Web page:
A 74-year-old former innkeeper pleaded guilty in federal court Wednesday to profiting off four pimps who paid him extra so they could force enslaved women to perform illegal sex acts in the rooms of his New Orleans East motel, U.S. Attorney Kenneth Polite’s office announced.
Kanubhai “Mr. Kenny” Patel admitted in a signed summary of the case that he was well aware but failed to report the violence and other forms of coercion that Granville “Bear” Robinson, Duane “P-Nut” Phillips, Anthony “Animal” Ellis, Laquentin “Nino” Brown and others employed on the adult women they prostituted out of his Riviera Motel, in the 6000 block of Chef Menteur Highway.
Patel, who bought the motel in 1979 and continued to live there after selling it in June 2013, benefited financially from “peonage, slavery and trafficking in persons,” charging the pimps higher rates to account for the heavy traffic, the summary states.
Even when the women asked him to call police, Patel remained silent so long as the pimps paid him, he admitted.
“After one incident, Patel learned that Robinson brutally beat a woman who was attempting to leave him. Robinson hit the woman repeatedly with what appeared to be a large piece of wood, while she screamed for help,” the factual basis states.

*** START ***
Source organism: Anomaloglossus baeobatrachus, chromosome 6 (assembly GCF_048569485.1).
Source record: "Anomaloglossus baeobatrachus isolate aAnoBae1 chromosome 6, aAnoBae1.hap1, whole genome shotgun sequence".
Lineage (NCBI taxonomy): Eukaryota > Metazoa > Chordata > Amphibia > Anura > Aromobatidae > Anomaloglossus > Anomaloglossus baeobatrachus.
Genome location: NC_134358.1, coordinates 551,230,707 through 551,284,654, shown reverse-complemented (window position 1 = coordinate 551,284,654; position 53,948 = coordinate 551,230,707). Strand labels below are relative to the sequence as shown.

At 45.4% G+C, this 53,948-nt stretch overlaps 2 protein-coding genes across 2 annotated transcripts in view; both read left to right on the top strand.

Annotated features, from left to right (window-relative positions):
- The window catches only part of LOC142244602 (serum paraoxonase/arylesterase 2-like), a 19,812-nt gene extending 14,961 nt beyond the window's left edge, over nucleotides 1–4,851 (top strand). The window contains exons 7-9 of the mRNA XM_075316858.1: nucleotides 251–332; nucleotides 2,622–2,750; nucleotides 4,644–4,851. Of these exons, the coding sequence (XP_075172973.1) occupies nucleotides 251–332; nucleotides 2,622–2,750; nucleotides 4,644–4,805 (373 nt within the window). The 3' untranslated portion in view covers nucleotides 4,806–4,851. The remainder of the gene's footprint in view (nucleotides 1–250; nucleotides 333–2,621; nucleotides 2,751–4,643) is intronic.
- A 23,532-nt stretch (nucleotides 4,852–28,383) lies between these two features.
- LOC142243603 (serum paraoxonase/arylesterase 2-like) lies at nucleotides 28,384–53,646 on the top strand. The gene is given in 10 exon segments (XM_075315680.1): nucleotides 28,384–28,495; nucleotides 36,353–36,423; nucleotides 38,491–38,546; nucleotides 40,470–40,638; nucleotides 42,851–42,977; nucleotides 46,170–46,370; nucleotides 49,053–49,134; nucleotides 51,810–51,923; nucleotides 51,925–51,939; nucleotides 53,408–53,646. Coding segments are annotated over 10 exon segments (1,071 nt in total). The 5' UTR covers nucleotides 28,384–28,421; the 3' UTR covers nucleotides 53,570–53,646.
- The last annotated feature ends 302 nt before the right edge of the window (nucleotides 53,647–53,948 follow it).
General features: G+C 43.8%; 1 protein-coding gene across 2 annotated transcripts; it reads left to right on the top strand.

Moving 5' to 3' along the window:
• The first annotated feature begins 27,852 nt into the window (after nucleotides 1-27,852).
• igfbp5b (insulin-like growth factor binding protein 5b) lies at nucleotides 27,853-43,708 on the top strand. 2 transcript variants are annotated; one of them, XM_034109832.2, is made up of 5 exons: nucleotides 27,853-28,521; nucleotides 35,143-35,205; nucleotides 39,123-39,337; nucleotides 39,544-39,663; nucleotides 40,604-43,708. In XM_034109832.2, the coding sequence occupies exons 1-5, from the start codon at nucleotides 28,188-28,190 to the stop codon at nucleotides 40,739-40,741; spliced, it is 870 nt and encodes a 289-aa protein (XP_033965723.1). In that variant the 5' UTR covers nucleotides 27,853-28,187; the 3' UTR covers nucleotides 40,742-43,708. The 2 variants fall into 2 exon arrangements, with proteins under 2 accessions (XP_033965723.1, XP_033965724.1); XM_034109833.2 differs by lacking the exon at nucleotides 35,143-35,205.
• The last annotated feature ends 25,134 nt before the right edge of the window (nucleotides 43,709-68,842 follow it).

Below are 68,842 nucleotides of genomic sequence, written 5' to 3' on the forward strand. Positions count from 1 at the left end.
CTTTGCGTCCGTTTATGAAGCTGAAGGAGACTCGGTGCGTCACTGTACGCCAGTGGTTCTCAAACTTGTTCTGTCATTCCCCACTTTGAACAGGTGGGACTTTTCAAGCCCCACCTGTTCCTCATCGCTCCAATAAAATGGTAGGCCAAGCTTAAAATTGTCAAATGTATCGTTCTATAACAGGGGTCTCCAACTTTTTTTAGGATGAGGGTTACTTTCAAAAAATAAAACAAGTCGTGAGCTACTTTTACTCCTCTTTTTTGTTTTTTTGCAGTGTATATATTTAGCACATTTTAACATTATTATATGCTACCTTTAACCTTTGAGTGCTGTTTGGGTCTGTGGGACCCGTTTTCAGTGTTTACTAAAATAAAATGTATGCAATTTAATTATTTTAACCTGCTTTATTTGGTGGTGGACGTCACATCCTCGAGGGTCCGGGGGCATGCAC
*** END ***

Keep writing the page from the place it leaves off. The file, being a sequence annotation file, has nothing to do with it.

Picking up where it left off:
Patel also saw damage to one room that included a broken toilet and blood on the walls, he admitted.
“Patel agreed not to call the police after Robinson paid him for the damage,” the factual basis states.
Patel, of Kenner, and five Memphis, Tennessee, men were indicted last year in an alleged sex-trafficking ring involving a total of seven defendants.
Phillips and Christopher “Gutter” Williams pleaded guilty in April to sex-trafficking conspiracy, while Ellis pleaded guilty to the conspiracy count and a charge of transportation for the purposes of prostitution. Their pleas followed similar guilty pleas from Brown and Zacchaeus Taylor.
Only Robinson, 26, still awaits a trial. It is slated for Sept. 14.
Patel, also known as “Pops,” pleaded guilty to a count of benefiting financially from trafficking in persons. He is scheduled to be sentenced a week after Robinson’s trial date by U.S. District Judge Sarah Vance. He faces a maximum of five years in prison.
In a statement, the acting head of the U.S. Justice Department’s Civil Rights Division, Vanita Gupta, said the federal agency “will not tolerate those who traffic in human beings or who benefit financially from human trafficking.”
Cindy Johnson, acting special agent in charge of homeland security investigations in New Orleans, described such prostitution rings as “modern-day slavery” and said her agency as a whole has doubled its human-trafficking arrests in the past two years.
Nationally, the federal agency logged 828 convictions on human-trafficking counts in the 2014 fiscal year, up from 381 two years earlier, according to ICE spokesman Bryan Cox. Louisiana figures were not immediately available.
The investigation was a joint effort of the FBI offices in New Orleans and Memphis, along with the Department of Homeland Security, Polite’s office said.
Patel’s attorney, Pat Fanning, could not immediately be reached for comment Wednesday.
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